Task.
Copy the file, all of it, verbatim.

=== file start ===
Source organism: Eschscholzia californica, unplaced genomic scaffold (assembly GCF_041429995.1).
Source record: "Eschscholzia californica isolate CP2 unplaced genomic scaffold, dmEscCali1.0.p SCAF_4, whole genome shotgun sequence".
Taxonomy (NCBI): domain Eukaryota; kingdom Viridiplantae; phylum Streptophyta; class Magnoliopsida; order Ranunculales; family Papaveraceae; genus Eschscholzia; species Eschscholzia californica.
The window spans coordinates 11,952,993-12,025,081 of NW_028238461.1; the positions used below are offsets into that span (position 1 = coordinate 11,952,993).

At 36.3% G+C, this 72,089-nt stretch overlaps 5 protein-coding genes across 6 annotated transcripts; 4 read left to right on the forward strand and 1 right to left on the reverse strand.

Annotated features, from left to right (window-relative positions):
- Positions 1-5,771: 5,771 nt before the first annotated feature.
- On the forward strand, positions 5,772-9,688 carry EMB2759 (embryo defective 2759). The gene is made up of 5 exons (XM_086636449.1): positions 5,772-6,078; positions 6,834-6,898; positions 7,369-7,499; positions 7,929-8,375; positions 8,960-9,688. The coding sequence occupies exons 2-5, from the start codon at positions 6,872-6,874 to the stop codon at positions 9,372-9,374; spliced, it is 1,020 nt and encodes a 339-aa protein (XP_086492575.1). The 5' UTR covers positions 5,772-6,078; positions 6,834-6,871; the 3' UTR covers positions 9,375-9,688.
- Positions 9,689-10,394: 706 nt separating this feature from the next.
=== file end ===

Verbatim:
Source organism: Eschscholzia californica, unplaced genomic scaffold (assembly GCF_041429995.1).
Source record: "Eschscholzia californica isolate CP2 unplaced genomic scaffold, dmEscCali1.0.p SCAF_4, whole genome shotgun sequence".
Taxonomy (NCBI): domain Eukaryota; kingdom Viridiplantae; phylum Streptophyta; class Magnoliopsida; order Ranunculales; family Papaveraceae; genus Eschscholzia; species Eschscholzia californica.
The window spans coordinates 11,952,993-12,025,081 of NW_028238461.1; the positions used below are offsets into that span (position 1 = coordinate 11,952,993).

At 36.3% G+C, this 72,089-nt stretch overlaps 5 protein-coding genes across 6 annotated transcripts; 4 read left to right on the forward strand and 1 right to left on the reverse strand.

Annotated features, from left to right (window-relative positions):
- Positions 1-5,771: 5,771 nt before the first annotated feature.
- On the forward strand, positions 5,772-9,688 carry EMB2759 (embryo defective 2759). The gene is made up of 5 exons (XM_086636449.1): positions 5,772-6,078; positions 6,834-6,898; positions 7,369-7,499; positions 7,929-8,375; positions 8,960-9,688. The coding sequence occupies exons 2-5, from the start codon at positions 6,872-6,874 to the stop codon at positions 9,372-9,374; spliced, it is 1,020 nt and encodes a 339-aa protein (XP_086492575.1). The 5' UTR covers positions 5,772-6,078; positions 6,834-6,871; the 3' UTR covers positions 9,375-9,688.
- Positions 9,689-10,394: 706 nt separating this feature from the next.